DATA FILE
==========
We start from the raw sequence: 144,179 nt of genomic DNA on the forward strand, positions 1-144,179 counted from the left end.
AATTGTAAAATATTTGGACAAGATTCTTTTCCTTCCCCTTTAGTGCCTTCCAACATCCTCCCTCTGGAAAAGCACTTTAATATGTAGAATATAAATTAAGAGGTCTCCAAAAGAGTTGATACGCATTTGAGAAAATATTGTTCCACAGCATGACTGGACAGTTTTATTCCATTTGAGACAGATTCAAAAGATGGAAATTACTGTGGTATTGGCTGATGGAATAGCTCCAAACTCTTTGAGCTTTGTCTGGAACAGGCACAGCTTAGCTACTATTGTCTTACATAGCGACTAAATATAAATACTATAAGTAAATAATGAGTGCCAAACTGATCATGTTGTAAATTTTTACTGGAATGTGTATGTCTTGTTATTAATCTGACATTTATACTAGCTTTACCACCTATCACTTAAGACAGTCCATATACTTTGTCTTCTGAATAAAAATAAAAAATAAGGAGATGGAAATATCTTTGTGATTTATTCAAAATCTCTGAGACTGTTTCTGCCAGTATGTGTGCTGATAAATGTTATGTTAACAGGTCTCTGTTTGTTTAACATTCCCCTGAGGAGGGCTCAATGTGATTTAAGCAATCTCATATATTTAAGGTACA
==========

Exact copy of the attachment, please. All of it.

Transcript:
We start from the raw sequence: 144,179 nt of genomic DNA on the forward strand, positions 1-144,179 counted from the left end.
AATTGTAAAATATTTGGACAAGATTCTTTTCCTTCCCCTTTAGTGCCTTCCAACATCCTCCCTCTGGAAAAGCACTTTAATATGTAGAATATAAATTAAGAGGTCTCCAAAAGAGTTGATACGCATTTGAGAAAATATTGTTCCACAGCATGACTGGACAGTTTTATTCCATTTGAGACAGATTCAAAAGATGGAAATTACTGTGGTATTGGCTGATGGAATAGCTCCAAACTCTTTGAGCTTTGTCTGGAACAGGCACAGCTTAGCTACTATTGTCTTACATAGCGACTAAATATAAATACTATAAGTAAATAATGAGTGCCAAACTGATCATGTTGTAAATTTTTACTGGAATGTGTATGTCTTGTTATTAATCTGACATTTATACTAGCTTTACCACCTATCACTTAAGACAGTCCATATACTTTGTCTTCTGAATAAAAATAAAAAATAAGGAGATGGAAATATCTTTGTGATTTATTCAAAATCTCTGAGACTGTTTCTGCCAGTATGTGTGCTGATAAATGTTATGTTAACAGGTCTCTGTTTGTTTAACATTCCCCTGAGGAGGGCTCAATGTGATTTAAGCAATCTCATATATTTAAGGTACA